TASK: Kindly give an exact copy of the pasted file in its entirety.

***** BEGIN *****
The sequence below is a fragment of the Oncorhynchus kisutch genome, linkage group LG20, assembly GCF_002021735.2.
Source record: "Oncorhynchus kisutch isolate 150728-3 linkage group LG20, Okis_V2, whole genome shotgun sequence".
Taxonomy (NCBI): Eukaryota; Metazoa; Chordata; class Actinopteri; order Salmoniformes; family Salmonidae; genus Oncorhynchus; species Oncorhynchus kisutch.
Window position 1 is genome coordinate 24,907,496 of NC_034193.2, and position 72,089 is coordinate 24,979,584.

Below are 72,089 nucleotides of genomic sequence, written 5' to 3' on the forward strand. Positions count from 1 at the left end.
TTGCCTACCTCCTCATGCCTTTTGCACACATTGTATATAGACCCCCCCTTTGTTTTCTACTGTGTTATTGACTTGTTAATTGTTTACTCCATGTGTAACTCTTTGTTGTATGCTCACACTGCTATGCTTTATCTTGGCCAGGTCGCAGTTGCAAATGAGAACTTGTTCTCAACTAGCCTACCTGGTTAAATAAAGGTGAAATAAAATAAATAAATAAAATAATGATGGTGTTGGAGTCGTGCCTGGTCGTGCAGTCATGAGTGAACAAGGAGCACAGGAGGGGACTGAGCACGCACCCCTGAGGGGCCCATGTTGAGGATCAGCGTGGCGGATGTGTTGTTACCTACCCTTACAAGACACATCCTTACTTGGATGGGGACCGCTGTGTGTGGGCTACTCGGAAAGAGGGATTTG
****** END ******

The sequence below is a fragment of the Oncorhynchus kisutch genome, linkage group LG20, assembly GCF_002021735.2.
Source record: "Oncorhynchus kisutch isolate 150728-3 linkage group LG20, Okis_V2, whole genome shotgun sequence".
Taxonomy (NCBI): Eukaryota; Metazoa; Chordata; class Actinopteri; order Salmoniformes; family Salmonidae; genus Oncorhynchus; species Oncorhynchus kisutch.
Window position 1 is genome coordinate 24,907,496 of NC_034193.2, and position 72,089 is coordinate 24,979,584.

Below are 72,089 nucleotides of genomic sequence, written 5' to 3' on the forward strand. Positions count from 1 at the left end.
TTGCCTACCTCCTCATGCCTTTTGCACACATTGTATATAGACCCCCCCTTTGTTTTCTACTGTGTTATTGACTTGTTAATTGTTTACTCCATGTGTAACTCTTTGTTGTATGCTCACACTGCTATGCTTTATCTTGGCCAGGTCGCAGTTGCAAATGAGAACTTGTTCTCAACTAGCCTACCTGGTTAAATAAAGGTGAAATAAAATAAATAAATAAAATAATGATGGTGTTGGAGTCGTGCCTGGTCGTGCAGTCATGAGTGAACAAGGAGCACAGGAGGGGACTGAGCACGCACCCCTGAGGGGCCCATGTTGAGGATCAGCGTGGCGGATGTGTTGTTACCTACCCTTACAAGACACATCCTTACTTGGATGGGGACCGCTGTGTGTGGGCTACTCGGAAAGAGGGATTTG